Americans’ support for legalizing cannabis remains at 66 percent, according to a Gallup poll. The polling firm found the same level of support last year – it’s the highest support for the broad reforms since Gallup began asking the question in 1969 when just 12 percent of respondents supported legalization.
The poll found the majority of members all political parties support the reforms, although there is a wide gap between Democrats (76 percent) and Republicans (51 percent). Sixty-eight percent of Independents said they supported nationwide legalization. However, 82 percent of those who identified as liberal backed legalization compared to a minority (48 percent) of self-described conservatives.
Support was strongest among adults under age 30 (81 percent) and Millennials (80 percent) followed by Generation X (63 percent) and Baby Boomers (61 percent). Individuals born in 1945 or before were largely no in favor, with just 40 percent support, while 49 percent of senior citizens said they supported legalization.
The majority of all ethnic group members polled supported the reforms, including 74 percent of African-Americans, 66 percent of whites, and 57 percent of Hispanics.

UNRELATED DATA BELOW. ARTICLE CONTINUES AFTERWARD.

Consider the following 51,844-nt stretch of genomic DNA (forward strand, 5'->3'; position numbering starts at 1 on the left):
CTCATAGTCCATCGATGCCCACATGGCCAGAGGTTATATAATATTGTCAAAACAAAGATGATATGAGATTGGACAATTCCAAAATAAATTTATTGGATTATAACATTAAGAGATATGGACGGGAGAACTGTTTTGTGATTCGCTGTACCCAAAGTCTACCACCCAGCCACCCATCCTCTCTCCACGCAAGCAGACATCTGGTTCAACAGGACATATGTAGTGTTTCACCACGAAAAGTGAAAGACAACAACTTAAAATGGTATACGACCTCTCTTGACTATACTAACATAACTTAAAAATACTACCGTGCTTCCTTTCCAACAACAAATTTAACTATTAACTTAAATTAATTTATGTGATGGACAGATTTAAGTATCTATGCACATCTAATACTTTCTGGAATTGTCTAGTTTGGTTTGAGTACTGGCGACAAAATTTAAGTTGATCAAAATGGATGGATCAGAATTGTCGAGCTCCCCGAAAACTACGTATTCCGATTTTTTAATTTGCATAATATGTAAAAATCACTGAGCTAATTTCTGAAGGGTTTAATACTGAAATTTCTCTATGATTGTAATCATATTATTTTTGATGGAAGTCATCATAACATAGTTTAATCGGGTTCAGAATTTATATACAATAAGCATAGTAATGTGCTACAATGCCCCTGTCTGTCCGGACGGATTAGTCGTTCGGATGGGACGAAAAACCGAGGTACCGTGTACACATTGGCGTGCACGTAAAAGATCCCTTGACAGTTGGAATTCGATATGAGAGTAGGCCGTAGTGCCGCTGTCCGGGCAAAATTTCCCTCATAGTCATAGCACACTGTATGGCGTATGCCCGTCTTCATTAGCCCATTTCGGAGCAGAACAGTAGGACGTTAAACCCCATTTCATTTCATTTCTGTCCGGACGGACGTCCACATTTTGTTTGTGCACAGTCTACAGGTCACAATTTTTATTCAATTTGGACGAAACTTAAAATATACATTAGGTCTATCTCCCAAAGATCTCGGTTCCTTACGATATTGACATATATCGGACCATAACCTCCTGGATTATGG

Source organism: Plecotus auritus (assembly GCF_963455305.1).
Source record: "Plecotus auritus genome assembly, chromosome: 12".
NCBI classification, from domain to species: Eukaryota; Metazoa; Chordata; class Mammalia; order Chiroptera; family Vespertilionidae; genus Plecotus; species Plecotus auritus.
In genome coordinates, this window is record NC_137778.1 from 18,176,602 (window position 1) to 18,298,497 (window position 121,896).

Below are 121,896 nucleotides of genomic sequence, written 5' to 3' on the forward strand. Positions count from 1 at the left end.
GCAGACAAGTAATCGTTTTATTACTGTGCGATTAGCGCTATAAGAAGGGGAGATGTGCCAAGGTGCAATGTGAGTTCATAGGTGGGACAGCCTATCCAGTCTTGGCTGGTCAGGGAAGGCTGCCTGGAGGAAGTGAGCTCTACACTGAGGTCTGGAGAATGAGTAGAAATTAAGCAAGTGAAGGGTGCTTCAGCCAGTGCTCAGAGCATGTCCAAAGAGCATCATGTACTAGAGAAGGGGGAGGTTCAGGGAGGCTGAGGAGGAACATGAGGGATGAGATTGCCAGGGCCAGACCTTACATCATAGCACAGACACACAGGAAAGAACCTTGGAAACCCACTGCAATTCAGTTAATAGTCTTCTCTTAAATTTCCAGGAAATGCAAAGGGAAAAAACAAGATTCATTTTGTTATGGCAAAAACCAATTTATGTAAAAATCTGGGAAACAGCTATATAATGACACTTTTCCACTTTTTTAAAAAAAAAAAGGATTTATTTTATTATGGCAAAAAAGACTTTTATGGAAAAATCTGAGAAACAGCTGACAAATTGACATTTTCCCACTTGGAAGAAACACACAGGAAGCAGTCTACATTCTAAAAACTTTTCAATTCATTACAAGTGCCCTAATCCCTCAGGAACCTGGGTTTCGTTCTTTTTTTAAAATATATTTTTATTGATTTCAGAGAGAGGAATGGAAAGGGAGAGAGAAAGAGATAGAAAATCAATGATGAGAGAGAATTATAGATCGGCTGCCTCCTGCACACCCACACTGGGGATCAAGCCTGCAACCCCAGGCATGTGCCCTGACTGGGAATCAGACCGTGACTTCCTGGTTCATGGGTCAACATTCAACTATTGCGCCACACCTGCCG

Among individuals that attend religious services on a weekly basis, just 42 percent said they favored legalization, compared to 77 percent of those who never attend religious services, and 63 percent of those who attend occasionally.
In 1977, Gallup found 28 percent backed legalization but support dropped to 23 percent in 1986 before rising to 25 percent in 1995. The pollsters then found fairly consistent support into the 2000s. In 2001, 31 percent said they backed the reforms, and support jumped to 36 percent by 2006. In 2010, 44 percent of respondents indicated they supported legalizing cannabis, and the needle pushed to 50 percent in 2012, before dropped to about 45 percent the following year, rising again to 58 percent in 2013, dropping again to about 45 percent two years later before spiking to 58 percent in 2016.